For decades, the Honda Accord has shown itself as an excellent reliable, comfortable family sedan. The latest version is packed full of the latest technology, too. As such, it's well deserving of our 2018 Best Auto Tech Award.

Winner: Luxury Brand
2018 Audi Q5

There is no shortage of technology in premium and luxury cars, but finding the right mix of price and high tech takes a bit of thinking. While ultra-lux sedans like the Mercedes-Benz S-Class are clear leaders when it comes to these advanced systems (the S-Class in particular has pioneered a bewildering array of safety and technology features over the years), the $100,000-plus price tags puts them out of reach for most of us.

And so, for the third annual Kelley Blue Book Best Auto Tech Award Winners, we picked the completely redesigned 2018 Audi Q5 as the winner in the luxury category. The Q5 is a compact luxury crossover that will sell by the boatload, with good reason. It's nice to drive, comfortable inside, and is packed with nearly as much technology as your local Apple Store.

Many safety-oriented features are standard, including Xenon headlights (LEDs are an optional extra) and easy-to-see LED rear lights. Audi's standard "pre-sense city" feature detects vehicles and pedestrians at speeds up to 52 mph and can automatically brake if a collision is imminent, either reducing the severity or avoiding a crash entirely. Active lane keeping assist vibrates the steering wheel if you are drifting over a lane line.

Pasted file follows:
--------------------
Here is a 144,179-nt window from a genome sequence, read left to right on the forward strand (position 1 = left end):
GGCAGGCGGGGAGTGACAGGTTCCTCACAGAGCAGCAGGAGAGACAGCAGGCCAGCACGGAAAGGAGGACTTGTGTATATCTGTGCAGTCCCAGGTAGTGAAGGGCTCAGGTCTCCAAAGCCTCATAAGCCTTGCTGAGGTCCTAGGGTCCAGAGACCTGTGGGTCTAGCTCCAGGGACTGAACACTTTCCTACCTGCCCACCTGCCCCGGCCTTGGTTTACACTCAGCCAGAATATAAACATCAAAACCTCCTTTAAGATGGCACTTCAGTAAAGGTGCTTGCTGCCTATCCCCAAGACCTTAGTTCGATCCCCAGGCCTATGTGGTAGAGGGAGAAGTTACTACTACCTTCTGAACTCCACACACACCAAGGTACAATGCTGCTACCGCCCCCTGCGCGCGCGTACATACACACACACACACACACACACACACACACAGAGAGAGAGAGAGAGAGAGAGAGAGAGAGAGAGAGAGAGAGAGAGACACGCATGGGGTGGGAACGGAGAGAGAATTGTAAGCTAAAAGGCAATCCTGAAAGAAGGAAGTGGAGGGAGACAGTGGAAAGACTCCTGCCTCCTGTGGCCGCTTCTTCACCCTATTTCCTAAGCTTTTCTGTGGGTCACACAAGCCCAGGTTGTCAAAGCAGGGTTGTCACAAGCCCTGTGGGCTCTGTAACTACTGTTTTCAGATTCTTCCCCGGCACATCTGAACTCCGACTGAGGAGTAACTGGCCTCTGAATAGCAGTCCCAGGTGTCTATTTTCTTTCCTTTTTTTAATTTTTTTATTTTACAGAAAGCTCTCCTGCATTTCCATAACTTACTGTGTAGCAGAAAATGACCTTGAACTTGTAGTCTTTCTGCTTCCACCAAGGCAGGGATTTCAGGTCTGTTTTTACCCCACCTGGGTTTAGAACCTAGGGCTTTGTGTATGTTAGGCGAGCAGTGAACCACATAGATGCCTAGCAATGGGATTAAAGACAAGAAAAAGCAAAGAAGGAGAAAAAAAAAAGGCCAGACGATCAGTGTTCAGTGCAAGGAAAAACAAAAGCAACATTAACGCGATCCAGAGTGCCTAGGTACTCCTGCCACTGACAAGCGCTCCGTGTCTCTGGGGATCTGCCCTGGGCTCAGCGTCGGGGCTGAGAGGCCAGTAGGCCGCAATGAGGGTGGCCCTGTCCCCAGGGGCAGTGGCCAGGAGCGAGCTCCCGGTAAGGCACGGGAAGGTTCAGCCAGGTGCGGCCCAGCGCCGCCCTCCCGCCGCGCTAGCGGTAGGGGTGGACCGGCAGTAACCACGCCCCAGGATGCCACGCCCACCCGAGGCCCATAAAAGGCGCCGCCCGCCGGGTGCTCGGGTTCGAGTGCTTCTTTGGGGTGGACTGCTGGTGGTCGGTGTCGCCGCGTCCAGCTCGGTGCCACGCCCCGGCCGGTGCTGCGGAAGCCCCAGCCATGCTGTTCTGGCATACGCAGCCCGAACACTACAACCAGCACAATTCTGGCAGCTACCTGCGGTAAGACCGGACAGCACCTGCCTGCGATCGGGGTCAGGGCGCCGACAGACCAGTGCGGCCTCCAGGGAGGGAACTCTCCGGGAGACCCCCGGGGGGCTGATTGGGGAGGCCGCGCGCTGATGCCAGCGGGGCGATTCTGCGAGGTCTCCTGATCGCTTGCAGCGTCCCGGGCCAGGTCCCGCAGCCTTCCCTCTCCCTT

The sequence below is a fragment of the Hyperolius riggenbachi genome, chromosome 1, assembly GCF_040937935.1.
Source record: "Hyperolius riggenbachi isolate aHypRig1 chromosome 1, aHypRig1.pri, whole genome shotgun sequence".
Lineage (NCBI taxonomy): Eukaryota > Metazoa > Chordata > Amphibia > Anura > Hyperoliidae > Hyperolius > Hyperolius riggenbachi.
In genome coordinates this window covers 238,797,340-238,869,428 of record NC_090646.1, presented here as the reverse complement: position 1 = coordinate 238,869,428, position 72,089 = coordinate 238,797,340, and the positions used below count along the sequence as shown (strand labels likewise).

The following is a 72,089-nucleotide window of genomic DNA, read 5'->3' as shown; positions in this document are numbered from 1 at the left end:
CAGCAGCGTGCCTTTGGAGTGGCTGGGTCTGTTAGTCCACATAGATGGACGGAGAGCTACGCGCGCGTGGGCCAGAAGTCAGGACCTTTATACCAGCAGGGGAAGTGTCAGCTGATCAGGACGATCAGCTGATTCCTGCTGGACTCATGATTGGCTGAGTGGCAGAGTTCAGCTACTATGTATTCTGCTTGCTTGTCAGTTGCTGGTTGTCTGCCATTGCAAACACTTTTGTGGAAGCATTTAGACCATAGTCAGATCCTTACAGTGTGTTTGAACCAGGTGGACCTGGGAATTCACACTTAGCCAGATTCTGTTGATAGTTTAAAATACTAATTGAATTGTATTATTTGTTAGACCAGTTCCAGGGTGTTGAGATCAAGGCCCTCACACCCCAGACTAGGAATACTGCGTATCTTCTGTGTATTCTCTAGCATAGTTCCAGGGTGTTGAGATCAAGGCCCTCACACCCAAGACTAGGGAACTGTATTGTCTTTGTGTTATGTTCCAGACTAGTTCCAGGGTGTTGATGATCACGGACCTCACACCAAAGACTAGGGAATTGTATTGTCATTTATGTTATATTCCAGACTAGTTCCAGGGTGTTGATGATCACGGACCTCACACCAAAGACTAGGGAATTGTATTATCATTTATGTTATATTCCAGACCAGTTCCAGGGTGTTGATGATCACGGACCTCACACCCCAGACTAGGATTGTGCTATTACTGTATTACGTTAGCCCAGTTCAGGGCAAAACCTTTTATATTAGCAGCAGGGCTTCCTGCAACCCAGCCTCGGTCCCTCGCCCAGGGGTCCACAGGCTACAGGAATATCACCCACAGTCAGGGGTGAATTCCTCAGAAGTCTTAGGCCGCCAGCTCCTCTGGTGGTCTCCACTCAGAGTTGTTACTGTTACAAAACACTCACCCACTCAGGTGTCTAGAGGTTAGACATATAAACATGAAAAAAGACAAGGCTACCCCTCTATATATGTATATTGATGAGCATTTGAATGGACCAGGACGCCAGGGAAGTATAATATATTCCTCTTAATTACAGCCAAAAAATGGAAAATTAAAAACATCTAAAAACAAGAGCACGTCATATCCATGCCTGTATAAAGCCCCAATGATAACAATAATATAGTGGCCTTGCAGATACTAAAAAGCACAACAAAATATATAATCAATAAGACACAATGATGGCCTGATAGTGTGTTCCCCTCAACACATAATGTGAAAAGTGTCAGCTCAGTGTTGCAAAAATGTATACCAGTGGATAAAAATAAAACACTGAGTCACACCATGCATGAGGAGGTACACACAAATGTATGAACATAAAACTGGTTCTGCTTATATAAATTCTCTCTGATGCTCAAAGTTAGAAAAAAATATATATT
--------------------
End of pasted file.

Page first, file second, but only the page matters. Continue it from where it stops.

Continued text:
Audi pre-sense basic is another standard system that recognizes an impending collision and is set up to close the side windows, panoramic sunroof, and pretension the front safety belts — again, in an attempt to reduce the severity of the crash. We like systems like these, because they take sensors already built into the car, repurposing them in new and useful ways to keep you and your family safer.

Blind-spot monitoring and rear cross-traffic alert (with a "brake jolt" system to help encourage the driver to stop) are available on the two higher trim levels. And there's a clever new use of blind-spot monitoring to warn you if you’re about to open a door into traffic when a vehicle or cyclist is approaching.

Adaptive cruise control is available, and includes the ability to come to a complete stop for a period of time and then resume without driver intervention (a genuine benefit in traffic). Audi says it can also provide some limited steering guidance to help keep you on course during your commute. Traffic sign recognition also recognizes speed limit signs as well as other alerts like no passing zones, and school and construction zones.

The Audi connect package offers a 4G LTE-connected Wi-Fi hot spot that also provides online traffic information, fuel prices and more — as well as safety-oriented features like automatic crash notification and a vehicle locator system. An Audi app lets you keep tabs on your car with teen-focused curfew and speed alerts, as well as remote lock and unlock features.

The Q5's piece de resistance is Audi's virtual cockpit which, alas, is only available on the top trim level. It's an option that replaces the instrument panel with an enormous 12.3-inch display that can display beautiful Google Earth images when navigation directions are set, as well as a full-color head-up display right in the driver's line of vision.

If we had one complaint about the Q5, it may be that the tremendous virtual cockpit isn't standard across the model line. Someday, perhaps. Regardless, the Audi Q5 crossover is a technological tour de force and a well-deserved winner of our Best Auto Tech Award in the luxury category.